Texas Tech University Health Sciences Center

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Texas Tech University Health Sciences Center in Lubbock, TX

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Texas Tech University Health Sciences Center was authorized by the Texas legislature in May 1969 under the name Texas Technological College School of Medicine. When Texas Technological College became a university that same year, the medical school became Texas Tech University School of Medicine. In 1979, in recognition of its expanding scope, the medical school was renamed Texas Tech University Health Sciences Center. Lubbock began actively seeking a medical division for Texas Tech in the early 1960s. Legislators placed a bill calling for the medical department before the regular session of the Fifty-ninth Legislature in 1965. Several Texas cities that wanted medical schools of their own, including Amarillo, Houston, and El Paso, opposed the legislation. The bill passed both the House and Senate but was vetoed by Governor John Connally. The 1965 action started a heated confrontation between state regions and among West Texas cities. West Texans claimed that any new medical school should be in their area because the rest of Texas was served by the University of Texas schools and Baylor. They also argued that medical resources in West Texas were not equal to those of the rest of the state. There was a shortage of hospital beds, twice the ratio of patients to doctors of the national average, and a high infant-mortality rate. The three largest West Texas cities-Lubbock, Amarillo, and El Paso-waged war over which would be the best site for a medical school. El Paso based its claim on having the largest source of patients for teaching purposes, Amarillo argued that it was building a new medical park that included a city hospital, and Lubbock declared that the benefits of locating a medical school on the campus of a major university warranted the medical school's establishment in that city. The Coordinating Board (see TEXAS HIGHER EDUCATION COORDINATING BOARD) examined the issue and, on the basis of the state's shortage of physicians, authorized the founding of two new medical schools, one in Houston under the authority of the University of Texas, and one in Lubbock under the administrative control of Texas Technological College. The Lubbock school was to utilize the medical facilities in other West Texas cities. Lubbock's legislators were able to get a bill through the Sixty-first Legislature in 1969, and Governor Preston Smith, who had supported Tech's getting a medical school since 1949, signed the bill into law. Because ad valorem taxes cannot be used for constructing educational facilities, however, the medical school could not be a part of Texas Tech University; it had to be a separate state institution. Both institutions, however, had the same persons sitting on their boards of regents, and the same individual was president of both schools. The difference between the legal status and the common conception of the medical school's dependency caused problems that still plague both TTU and TTUSM.

Proposed innovations in curriculum and instruction at the new school included shortening the period of time required to get the M.D. degree, using electronic teaching aids, introducing the students to clinical settings early in their training, using existing medical facilities instead of one large teaching hospital, encouraging students to go into family practice, and extending programs to outlying areas. Virtually all innovations were incorporated into the school's original program but were modified in 1975 to follow more established principles. The school continues to encourage family practice, to urge its residents to remain in West Texas, and to strive to develop better rural health care. The School of Medicine opened for classes with thirty-six freshmen and twenty-five junior transfer students in August 1972 and graduated its first class in May 1974. In the 1980s the Texas Tech University Health Sciences Center opened schools of nursing and allied health, which were both approved for funding by the Texas legislature in 1981; the new schools admitted the first students into their bachelor's degree programs in 1981 (nursing) and 1983 (allied health). All five schools in the Texas Tech University Health Sciences Center are dedicated to the mission of providing medical and health education, research, and services to West Texas, and particularly to improving rural health care. TTUHSC is a multicampus institution composed of four regional academic health centers, located in El Paso, Amarillo, Odessa, and Lubbock. The administrative center is in Lubbock. In the 1980s the center's clinics at its four regional health centers recorded a total annual average of 350,000 patient visits.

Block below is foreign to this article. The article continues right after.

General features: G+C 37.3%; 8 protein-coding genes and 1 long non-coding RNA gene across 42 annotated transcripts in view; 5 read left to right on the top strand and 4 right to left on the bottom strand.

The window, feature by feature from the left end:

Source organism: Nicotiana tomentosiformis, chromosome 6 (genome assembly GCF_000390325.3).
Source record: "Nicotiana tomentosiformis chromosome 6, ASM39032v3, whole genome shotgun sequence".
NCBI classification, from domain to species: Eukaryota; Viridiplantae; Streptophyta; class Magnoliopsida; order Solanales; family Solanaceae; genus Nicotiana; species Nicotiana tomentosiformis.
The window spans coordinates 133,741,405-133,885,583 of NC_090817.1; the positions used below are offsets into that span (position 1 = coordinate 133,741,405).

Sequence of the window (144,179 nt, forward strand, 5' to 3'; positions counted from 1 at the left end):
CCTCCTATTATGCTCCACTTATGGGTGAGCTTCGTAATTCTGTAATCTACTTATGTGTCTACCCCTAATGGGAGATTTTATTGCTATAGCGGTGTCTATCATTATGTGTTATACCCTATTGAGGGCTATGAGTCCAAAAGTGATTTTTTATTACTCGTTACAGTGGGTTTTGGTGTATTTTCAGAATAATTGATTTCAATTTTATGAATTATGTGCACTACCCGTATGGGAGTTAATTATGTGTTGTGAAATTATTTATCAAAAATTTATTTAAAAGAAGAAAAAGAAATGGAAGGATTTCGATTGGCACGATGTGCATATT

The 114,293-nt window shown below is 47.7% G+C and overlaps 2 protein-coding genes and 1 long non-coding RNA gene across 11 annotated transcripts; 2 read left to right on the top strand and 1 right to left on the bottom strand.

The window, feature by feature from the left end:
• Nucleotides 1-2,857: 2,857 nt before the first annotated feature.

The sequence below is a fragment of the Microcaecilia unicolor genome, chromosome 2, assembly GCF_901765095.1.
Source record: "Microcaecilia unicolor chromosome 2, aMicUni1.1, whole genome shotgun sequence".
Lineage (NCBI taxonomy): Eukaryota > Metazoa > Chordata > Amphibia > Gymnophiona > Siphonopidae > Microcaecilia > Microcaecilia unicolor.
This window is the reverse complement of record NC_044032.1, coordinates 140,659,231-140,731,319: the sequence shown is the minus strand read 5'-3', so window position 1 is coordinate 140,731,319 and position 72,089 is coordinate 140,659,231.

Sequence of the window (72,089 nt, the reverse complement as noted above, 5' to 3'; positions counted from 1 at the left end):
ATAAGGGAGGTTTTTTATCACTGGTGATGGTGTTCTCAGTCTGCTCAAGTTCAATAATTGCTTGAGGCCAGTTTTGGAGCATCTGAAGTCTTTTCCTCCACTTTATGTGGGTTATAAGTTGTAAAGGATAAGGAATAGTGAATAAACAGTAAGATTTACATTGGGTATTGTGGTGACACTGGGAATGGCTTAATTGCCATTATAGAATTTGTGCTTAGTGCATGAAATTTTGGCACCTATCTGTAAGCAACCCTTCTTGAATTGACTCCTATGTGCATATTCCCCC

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Robert L. McCartor | © TSHA

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Adapted from the official Handbook of Texas, a state encyclopedia developed by Texas State Historical Association (TSHA). It is an authoritative source of trusted historical records.

Belongs to

Texas Tech University Health Sciences Center is part of or belongs to the following places:

Date of Founding Notes

Classes first held in 1972


  • President, Lori Rice-Spearman 2020–Present

Currently Exists


Place type

Texas Tech University Health Sciences Center is classified as a College or University

External Websites

Fall Faculty Count, 2017


Fall Enrollment Count, 2022 View more »